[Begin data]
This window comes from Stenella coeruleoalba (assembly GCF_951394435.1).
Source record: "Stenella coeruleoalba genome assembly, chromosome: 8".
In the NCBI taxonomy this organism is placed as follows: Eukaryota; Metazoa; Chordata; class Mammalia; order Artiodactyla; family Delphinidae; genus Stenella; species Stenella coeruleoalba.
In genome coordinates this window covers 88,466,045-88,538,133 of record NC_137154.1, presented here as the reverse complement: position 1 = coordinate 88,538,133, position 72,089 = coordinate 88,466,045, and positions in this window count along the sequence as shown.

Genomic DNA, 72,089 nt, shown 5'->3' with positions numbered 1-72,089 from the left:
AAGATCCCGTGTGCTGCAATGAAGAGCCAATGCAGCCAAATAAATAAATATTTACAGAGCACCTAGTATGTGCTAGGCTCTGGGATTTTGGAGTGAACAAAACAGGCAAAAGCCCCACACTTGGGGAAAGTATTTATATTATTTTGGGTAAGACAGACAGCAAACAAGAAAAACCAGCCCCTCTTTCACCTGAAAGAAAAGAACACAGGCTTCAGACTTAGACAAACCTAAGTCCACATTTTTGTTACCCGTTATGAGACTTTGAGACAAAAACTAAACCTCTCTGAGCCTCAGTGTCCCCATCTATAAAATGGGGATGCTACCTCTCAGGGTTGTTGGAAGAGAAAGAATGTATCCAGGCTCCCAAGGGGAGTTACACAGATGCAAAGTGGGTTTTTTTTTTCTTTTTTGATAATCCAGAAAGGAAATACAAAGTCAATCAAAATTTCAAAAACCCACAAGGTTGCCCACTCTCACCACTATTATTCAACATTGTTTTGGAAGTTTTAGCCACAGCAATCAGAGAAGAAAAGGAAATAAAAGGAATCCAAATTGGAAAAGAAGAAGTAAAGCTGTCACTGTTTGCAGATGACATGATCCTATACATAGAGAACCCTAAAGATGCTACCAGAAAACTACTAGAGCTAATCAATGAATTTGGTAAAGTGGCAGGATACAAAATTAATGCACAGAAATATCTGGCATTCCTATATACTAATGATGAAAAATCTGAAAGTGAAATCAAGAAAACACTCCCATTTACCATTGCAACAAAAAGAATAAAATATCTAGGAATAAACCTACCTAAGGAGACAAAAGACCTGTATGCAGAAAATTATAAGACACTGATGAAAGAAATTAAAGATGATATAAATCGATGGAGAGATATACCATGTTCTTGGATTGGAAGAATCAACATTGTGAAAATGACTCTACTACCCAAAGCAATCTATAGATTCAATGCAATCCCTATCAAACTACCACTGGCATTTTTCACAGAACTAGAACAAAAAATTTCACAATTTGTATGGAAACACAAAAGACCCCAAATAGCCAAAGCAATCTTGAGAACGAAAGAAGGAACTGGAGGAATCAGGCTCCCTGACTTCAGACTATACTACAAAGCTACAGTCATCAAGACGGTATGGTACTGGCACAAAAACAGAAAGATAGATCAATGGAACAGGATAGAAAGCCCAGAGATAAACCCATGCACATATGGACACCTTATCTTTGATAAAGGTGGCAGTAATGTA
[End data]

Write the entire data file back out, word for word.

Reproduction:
This window comes from Stenella coeruleoalba (assembly GCF_951394435.1).
Source record: "Stenella coeruleoalba genome assembly, chromosome: 8".
In the NCBI taxonomy this organism is placed as follows: Eukaryota; Metazoa; Chordata; class Mammalia; order Artiodactyla; family Delphinidae; genus Stenella; species Stenella coeruleoalba.
In genome coordinates this window covers 88,466,045-88,538,133 of record NC_137154.1, presented here as the reverse complement: position 1 = coordinate 88,538,133, position 72,089 = coordinate 88,466,045, and positions in this window count along the sequence as shown.

Genomic DNA, 72,089 nt, shown 5'->3' with positions numbered 1-72,089 from the left:
AAGATCCCGTGTGCTGCAATGAAGAGCCAATGCAGCCAAATAAATAAATATTTACAGAGCACCTAGTATGTGCTAGGCTCTGGGATTTTGGAGTGAACAAAACAGGCAAAAGCCCCACACTTGGGGAAAGTATTTATATTATTTTGGGTAAGACAGACAGCAAACAAGAAAAACCAGCCCCTCTTTCACCTGAAAGAAAAGAACACAGGCTTCAGACTTAGACAAACCTAAGTCCACATTTTTGTTACCCGTTATGAGACTTTGAGACAAAAACTAAACCTCTCTGAGCCTCAGTGTCCCCATCTATAAAATGGGGATGCTACCTCTCAGGGTTGTTGGAAGAGAAAGAATGTATCCAGGCTCCCAAGGGGAGTTACACAGATGCAAAGTGGGTTTTTTTTTTCTTTTTTGATAATCCAGAAAGGAAATACAAAGTCAATCAAAATTTCAAAAACCCACAAGGTTGCCCACTCTCACCACTATTATTCAACATTGTTTTGGAAGTTTTAGCCACAGCAATCAGAGAAGAAAAGGAAATAAAAGGAATCCAAATTGGAAAAGAAGAAGTAAAGCTGTCACTGTTTGCAGATGACATGATCCTATACATAGAGAACCCTAAAGATGCTACCAGAAAACTACTAGAGCTAATCAATGAATTTGGTAAAGTGGCAGGATACAAAATTAATGCACAGAAATATCTGGCATTCCTATATACTAATGATGAAAAATCTGAAAGTGAAATCAAGAAAACACTCCCATTTACCATTGCAACAAAAAGAATAAAATATCTAGGAATAAACCTACCTAAGGAGACAAAAGACCTGTATGCAGAAAATTATAAGACACTGATGAAAGAAATTAAAGATGATATAAATCGATGGAGAGATATACCATGTTCTTGGATTGGAAGAATCAACATTGTGAAAATGACTCTACTACCCAAAGCAATCTATAGATTCAATGCAATCCCTATCAAACTACCACTGGCATTTTTCACAGAACTAGAACAAAAAATTTCACAATTTGTATGGAAACACAAAAGACCCCAAATAGCCAAAGCAATCTTGAGAACGAAAGAAGGAACTGGAGGAATCAGGCTCCCTGACTTCAGACTATACTACAAAGCTACAGTCATCAAGACGGTATGGTACTGGCACAAAAACAGAAAGATAGATCAATGGAACAGGATAGAAAGCCCAGAGATAAACCCATGCACATATGGACACCTTATCTTTGATAAAGGTGGCAGTAATGTA